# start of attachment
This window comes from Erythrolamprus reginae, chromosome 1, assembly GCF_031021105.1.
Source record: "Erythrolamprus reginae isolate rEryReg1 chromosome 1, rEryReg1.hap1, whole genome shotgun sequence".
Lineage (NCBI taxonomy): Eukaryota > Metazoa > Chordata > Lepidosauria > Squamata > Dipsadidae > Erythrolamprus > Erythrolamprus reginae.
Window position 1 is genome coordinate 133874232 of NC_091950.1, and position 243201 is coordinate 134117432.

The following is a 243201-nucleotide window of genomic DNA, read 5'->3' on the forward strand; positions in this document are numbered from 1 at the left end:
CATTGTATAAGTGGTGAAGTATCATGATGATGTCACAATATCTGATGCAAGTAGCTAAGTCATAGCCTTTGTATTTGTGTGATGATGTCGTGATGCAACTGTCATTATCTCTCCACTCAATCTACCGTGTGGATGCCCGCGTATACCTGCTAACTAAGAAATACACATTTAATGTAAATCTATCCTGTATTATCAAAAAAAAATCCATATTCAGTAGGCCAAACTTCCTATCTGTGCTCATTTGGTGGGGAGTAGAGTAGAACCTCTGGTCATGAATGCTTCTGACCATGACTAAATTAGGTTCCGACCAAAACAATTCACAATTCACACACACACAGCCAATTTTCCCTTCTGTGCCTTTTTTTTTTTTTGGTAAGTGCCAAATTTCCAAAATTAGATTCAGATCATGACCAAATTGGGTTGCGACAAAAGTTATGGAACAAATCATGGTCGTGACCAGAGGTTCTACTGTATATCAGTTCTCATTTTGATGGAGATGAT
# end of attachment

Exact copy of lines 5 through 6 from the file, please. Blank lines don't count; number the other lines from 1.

The following is a 243201-nucleotide window of genomic DNA, read 5'->3' on the forward strand; positions in this document are numbered from 1 at the left end:
CATTGTATAAGTGGTGAAGTATCATGATGATGTCACAATATCTGATGCAAGTAGCTAAGTCATAGCCTTTGTATTTGTGTGATGATGTCGTGATGCAACTGTCATTATCTCTCCACTCAATCTACCGTGTGGATGCCCGCGTATACCTGCTAACTAAGAAATACACATTTAATGTAAATCTATCCTGTATTATCAAAAAAAAATCCATATTCAGTAGGCCAAACTTCCTATCTGTGCTCATTTGGTGGGGAGTAGAGTAGAACCTCTGGTCATGAATGCTTCTGACCATGACTAAATTAGGTTCCGACCAAAACAATTCACAATTCACACACACACAGCCAATTTTCCCTTCTGTGCCTTTTTTTTTTTTTGGTAAGTGCCAAATTTCCAAAATTAGATTCAGATCATGACCAAATTGGGTTGCGACAAAAGTTATGGAACAAATCATGGTCGTGACCAGAGGTTCTACTGTATATCAGTTCTCATTTTGATGGAGATGAT